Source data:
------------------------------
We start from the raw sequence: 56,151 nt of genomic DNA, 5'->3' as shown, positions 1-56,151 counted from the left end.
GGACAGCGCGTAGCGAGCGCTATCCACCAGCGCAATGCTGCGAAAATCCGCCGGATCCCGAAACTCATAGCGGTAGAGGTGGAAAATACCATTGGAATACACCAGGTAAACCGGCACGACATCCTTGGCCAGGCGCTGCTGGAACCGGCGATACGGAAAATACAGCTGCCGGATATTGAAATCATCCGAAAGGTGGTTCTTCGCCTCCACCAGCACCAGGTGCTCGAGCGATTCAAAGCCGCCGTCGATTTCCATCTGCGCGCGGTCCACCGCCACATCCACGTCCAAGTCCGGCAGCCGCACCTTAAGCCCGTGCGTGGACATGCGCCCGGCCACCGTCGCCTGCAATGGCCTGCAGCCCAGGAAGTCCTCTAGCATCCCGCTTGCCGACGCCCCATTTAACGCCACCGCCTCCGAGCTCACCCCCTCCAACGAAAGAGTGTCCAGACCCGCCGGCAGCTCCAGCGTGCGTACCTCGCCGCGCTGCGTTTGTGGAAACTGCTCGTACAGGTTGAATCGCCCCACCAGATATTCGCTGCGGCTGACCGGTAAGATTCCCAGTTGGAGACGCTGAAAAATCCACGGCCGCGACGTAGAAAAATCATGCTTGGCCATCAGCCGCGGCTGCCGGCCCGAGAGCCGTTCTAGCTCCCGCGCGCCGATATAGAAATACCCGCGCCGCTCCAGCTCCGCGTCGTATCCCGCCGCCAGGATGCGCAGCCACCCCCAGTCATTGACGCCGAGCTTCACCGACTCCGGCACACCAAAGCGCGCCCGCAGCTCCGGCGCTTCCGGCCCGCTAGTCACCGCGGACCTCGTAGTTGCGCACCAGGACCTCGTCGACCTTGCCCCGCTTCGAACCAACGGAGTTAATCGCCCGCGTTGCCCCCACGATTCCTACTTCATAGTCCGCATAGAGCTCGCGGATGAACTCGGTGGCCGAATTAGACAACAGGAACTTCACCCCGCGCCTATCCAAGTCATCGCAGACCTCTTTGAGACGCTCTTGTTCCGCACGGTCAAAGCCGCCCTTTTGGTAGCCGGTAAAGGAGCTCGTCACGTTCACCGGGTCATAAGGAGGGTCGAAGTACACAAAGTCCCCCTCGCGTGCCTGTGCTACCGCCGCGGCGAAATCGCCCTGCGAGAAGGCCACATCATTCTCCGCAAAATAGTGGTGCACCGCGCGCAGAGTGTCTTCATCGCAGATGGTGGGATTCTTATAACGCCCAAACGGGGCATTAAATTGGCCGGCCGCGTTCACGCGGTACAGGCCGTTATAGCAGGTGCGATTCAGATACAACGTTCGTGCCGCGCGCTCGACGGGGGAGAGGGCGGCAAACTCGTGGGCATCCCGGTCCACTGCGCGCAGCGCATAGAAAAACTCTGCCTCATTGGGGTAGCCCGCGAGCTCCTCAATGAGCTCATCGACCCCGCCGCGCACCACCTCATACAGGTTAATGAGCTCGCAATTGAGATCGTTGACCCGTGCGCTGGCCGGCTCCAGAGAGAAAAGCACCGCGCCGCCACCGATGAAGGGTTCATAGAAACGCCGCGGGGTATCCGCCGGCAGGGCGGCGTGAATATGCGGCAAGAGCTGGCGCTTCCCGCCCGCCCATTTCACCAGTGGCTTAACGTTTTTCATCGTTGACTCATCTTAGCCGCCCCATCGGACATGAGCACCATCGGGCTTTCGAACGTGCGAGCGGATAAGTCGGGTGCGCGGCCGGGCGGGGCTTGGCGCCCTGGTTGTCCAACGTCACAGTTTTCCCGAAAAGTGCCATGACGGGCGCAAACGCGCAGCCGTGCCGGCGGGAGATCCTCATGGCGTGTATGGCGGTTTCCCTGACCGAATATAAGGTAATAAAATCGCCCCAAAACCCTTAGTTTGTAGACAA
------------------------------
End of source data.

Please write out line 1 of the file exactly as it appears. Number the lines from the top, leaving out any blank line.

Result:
We start from the raw sequence: 56,151 nt of genomic DNA, 5'->3' as shown, positions 1-56,151 counted from the left end.